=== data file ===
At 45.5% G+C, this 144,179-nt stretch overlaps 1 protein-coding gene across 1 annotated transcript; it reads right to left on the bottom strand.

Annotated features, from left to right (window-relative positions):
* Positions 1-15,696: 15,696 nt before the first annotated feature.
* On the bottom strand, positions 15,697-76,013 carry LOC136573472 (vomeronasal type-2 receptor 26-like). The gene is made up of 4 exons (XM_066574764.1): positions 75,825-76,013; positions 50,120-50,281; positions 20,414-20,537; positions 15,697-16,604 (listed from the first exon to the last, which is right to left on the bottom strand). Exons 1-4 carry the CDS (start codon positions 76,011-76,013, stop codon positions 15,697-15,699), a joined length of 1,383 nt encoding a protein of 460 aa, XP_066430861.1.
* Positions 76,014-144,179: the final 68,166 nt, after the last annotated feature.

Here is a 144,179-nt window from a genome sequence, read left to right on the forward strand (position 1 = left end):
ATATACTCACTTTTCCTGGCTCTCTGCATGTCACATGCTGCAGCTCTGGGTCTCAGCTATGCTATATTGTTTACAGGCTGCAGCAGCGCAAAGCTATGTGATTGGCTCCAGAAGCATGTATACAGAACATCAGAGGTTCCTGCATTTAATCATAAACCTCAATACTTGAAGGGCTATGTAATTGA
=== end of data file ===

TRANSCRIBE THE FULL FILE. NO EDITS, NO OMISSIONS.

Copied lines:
At 45.5% G+C, this 144,179-nt stretch overlaps 1 protein-coding gene across 1 annotated transcript; it reads right to left on the bottom strand.

Annotated features, from left to right (window-relative positions):
* Positions 1-15,696: 15,696 nt before the first annotated feature.
* On the bottom strand, positions 15,697-76,013 carry LOC136573472 (vomeronasal type-2 receptor 26-like). The gene is made up of 4 exons (XM_066574764.1): positions 75,825-76,013; positions 50,120-50,281; positions 20,414-20,537; positions 15,697-16,604 (listed from the first exon to the last, which is right to left on the bottom strand). Exons 1-4 carry the CDS (start codon positions 76,011-76,013, stop codon positions 15,697-15,699), a joined length of 1,383 nt encoding a protein of 460 aa, XP_066430861.1.
* Positions 76,014-144,179: the final 68,166 nt, after the last annotated feature.

Here is a 144,179-nt window from a genome sequence, read left to right on the forward strand (position 1 = left end):
ATATACTCACTTTTCCTGGCTCTCTGCATGTCACATGCTGCAGCTCTGGGTCTCAGCTATGCTATATTGTTTACAGGCTGCAGCAGCGCAAAGCTATGTGATTGGCTCCAGAAGCATGTATACAGAACATCAGAGGTTCCTGCATTTAATCATAAACCTCAATACTTGAAGGGCTATGTAATTGA